Willy and I recently celebrated our third wedding anniversary. And we have yet to murder each other. Hell, the cops haven’t even been to our house. And trust me, they’ve been to the house down the street once or twice. Our marriage is far from perfect, but it’s perfect for us. There are things we both acknowledge we need to work on, but at the end of the day we love each other deeply and share an intense love similar to a fifth grade crush on crack. I’ve spent some time pondering what it is that makes our marriage successful. I asked Willy to do the same. And here’s what we came up with:
-Don’t keep score. I need to remind myself of this one constantly because it feels like I’m always keeping score and that I’m always ahead. Woman do things more efficiently, so instead of berating your husband for not being as organized, give yourself a pat on the back (because no one else is gonna pat it for you) and move the eff on. This also means not holding a grudge when you have to shit faster than you piss because of the two munchkins running around, while your husband makes it a priority to sit over his own feces and play angry birds while you breastfeed one and scold the other. No grudges, capiche? Let it go Ashley, let it go. Are you picking up on the fact this rule is my greatest challenge?
-Mind your manners. All because you’re married doesn’t mean manners go to the wayside. I think Willy and I both do a good job of being polite and respectful. He always asks my permission before making an appointment to have his tattoo worked on, recognizing that my days are busy too and that leaving me with both of our members could potentially create a problem. Running his plans by me first helps me organize and plan ahead and simultaneously helps things run smoothly.
I always try to remember to thank Willy on the nights he makes dinner, which are all nights other than the ones we eat out. Even though it’s something that over the years has become his duty and responsibility, thanking him for his efforts shows recognition and appreciation. Appreciating each other for things we do on a daily basis is important, for it’s those little things that are most easily overlooked but make a world of difference.
-Encourage hobbies and interests. It keeps a person sane, right? There’s nothing worse than watching a relationship develop where the two individuals seemingly morph into one and lose all individuality. Willy loves going to concerts. If there is a show coming up and it doesn’t interfere with anything else, I encourage him to go with a friend. This is because I’d rather step in a pile of fresh dog shit than have my poor ears subjected to the hootin’ and hollerin’ shit he listens to. If Willy Nelson’s playing, on the other hand, then there will be a problem if I’m not going too. If it’s a quiet weekend, Willy will take our members out so I can work on editing photos or scurry over to some of the local thrift stores or, on a rare occassion, get my nails did (uh huh, I said it. Now move past it). Especially with kids, it’s nice to help one another find time to enjoy things we like doing for ourselves.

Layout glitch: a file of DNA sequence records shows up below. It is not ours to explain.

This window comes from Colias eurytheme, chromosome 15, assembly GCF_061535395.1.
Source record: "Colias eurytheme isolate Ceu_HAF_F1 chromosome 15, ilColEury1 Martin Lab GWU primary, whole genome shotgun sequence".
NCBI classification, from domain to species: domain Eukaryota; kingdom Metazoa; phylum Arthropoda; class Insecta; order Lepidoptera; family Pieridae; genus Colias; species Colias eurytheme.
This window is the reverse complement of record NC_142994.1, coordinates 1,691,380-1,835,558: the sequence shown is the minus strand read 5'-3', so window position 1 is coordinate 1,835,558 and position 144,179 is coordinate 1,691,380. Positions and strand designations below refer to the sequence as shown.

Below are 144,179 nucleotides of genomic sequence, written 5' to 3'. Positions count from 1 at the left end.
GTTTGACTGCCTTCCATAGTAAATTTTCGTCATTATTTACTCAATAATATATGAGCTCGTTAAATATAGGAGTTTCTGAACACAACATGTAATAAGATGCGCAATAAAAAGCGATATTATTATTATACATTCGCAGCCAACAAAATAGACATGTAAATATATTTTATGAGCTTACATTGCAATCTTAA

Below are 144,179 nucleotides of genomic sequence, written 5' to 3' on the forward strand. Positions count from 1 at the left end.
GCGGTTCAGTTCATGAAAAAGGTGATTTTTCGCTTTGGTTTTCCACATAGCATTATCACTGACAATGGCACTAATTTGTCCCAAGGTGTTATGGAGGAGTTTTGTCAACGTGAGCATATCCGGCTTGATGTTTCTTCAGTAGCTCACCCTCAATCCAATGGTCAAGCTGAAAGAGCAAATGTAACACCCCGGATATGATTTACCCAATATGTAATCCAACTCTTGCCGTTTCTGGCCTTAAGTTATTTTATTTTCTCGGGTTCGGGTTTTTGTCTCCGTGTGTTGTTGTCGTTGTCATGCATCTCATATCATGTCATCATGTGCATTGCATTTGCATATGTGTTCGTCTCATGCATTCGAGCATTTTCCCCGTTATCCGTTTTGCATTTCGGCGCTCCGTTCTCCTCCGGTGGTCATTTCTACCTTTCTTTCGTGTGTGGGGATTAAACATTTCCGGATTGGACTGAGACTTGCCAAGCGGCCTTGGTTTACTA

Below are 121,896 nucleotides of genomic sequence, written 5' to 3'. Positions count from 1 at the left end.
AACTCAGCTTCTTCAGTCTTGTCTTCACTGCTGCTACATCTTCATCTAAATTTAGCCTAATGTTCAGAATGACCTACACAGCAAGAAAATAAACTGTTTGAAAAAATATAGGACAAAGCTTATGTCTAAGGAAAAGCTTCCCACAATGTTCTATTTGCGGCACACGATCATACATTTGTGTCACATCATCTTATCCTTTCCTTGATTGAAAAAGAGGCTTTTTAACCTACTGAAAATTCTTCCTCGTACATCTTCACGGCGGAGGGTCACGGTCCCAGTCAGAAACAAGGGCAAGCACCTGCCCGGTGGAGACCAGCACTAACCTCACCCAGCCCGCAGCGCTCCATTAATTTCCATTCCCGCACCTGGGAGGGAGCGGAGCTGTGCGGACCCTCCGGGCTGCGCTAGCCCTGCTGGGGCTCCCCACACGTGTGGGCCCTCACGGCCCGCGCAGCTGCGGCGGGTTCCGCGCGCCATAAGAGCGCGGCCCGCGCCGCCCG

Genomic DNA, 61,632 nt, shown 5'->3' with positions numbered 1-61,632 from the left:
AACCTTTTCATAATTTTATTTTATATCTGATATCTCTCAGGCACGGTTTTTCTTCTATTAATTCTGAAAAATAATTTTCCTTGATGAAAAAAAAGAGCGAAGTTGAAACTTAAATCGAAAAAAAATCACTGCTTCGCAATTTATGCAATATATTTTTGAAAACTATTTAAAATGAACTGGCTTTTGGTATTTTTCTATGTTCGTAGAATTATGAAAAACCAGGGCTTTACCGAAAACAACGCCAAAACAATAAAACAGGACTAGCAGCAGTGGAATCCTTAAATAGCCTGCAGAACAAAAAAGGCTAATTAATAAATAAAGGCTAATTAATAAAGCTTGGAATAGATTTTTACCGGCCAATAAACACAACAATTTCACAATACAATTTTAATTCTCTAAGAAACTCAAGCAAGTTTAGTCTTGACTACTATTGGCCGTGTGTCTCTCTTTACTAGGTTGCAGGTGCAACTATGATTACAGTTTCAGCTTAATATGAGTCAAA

-You can’t tell the other how to feel. This is somewhat connected to keeping score. When I get up in the middle of the night to feed Van, I’m tired the next day. It goes without saying, right? There is nothing worse than hearing Willy complain about being tired when I’m the one getting in and out of bed while he snoozes off in never never land. But if he’s saying he’s tired, it’s clearly because he’s tired. I have to watch out for it becoming a competition where only one of us can have the privlige of complaining about being tired and just accept the fact that dispite his nine hours of beauty rest, he may still be tired. So yes, you can’t tell one another how to feel. If you’re tired, you’re tired. Take a nap (me first though) and move on.
-Have a sense of humor. When Hooper was an infant, he’d cry a lot. Way more than Van. It was agonizing as first time parents to feel so helpless and clueless. To make light of the situation, we used to cusp our hand back and forth over Hooper’s mouth, making him sound instead like an Indian chanting. It didn’t solve the problem, but it made it more bearable.
What have you learned from the relationships you’ve been in? What works, what doesn’t work, for you?